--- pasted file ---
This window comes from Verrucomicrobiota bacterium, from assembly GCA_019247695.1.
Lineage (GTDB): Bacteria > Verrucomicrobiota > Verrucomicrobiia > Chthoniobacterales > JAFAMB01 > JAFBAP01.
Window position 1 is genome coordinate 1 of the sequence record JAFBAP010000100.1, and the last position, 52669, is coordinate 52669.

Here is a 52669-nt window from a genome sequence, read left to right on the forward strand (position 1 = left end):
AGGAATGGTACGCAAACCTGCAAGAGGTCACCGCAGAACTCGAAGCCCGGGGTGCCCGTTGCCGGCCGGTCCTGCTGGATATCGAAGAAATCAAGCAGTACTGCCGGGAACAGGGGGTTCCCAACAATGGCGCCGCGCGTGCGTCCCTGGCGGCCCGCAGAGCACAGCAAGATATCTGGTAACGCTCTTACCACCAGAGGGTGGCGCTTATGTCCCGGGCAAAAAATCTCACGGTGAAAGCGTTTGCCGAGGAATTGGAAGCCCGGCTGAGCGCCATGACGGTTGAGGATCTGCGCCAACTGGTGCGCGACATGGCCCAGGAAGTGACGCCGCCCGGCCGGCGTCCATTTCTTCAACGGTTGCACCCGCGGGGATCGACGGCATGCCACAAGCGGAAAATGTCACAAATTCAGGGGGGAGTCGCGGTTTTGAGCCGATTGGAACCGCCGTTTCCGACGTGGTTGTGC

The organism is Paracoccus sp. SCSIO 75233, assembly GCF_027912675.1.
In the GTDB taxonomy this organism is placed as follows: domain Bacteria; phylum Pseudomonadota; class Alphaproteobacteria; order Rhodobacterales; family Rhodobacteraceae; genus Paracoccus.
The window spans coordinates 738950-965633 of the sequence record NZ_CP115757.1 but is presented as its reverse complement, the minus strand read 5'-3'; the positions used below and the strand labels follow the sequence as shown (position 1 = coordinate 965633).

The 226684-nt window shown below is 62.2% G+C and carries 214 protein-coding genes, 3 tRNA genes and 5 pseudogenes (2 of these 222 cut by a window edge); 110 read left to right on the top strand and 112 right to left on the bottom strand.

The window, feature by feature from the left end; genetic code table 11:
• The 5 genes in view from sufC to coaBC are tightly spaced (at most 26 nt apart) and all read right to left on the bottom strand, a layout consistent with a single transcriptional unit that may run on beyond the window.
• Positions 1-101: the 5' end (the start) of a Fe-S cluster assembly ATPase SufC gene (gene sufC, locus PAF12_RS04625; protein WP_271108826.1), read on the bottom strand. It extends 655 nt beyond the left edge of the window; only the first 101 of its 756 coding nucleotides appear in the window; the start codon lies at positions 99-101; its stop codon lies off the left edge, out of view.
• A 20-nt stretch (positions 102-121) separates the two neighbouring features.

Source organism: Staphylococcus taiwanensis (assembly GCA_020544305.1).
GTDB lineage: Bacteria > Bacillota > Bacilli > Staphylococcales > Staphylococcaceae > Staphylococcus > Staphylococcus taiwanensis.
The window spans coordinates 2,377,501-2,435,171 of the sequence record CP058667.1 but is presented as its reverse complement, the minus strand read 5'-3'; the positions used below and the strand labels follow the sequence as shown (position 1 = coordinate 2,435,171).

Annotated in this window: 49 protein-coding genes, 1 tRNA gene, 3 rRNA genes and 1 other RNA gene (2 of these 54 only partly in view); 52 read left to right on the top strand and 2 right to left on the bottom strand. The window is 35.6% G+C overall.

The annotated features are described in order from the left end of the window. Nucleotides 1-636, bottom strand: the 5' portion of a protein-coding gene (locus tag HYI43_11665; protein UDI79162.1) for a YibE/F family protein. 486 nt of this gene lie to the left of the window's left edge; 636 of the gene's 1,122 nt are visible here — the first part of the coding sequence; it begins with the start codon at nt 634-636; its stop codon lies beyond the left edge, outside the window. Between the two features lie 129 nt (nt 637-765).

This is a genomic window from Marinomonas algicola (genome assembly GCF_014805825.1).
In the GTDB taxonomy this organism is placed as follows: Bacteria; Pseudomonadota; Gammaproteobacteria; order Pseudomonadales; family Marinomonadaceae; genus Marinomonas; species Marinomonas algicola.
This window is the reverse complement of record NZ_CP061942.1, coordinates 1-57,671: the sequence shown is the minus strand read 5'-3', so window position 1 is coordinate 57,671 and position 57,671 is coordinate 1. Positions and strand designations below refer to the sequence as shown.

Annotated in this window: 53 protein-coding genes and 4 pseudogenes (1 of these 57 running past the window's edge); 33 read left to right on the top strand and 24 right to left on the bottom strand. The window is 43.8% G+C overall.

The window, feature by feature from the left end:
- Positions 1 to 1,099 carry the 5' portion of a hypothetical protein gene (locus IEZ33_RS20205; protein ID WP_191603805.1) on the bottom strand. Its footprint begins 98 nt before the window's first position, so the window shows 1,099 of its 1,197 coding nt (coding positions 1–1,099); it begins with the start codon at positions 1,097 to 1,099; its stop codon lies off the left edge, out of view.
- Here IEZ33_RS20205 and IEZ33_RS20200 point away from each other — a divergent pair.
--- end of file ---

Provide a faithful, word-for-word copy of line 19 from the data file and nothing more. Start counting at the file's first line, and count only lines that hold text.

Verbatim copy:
This is a genomic window from Marinomonas algicola (genome assembly GCF_014805825.1).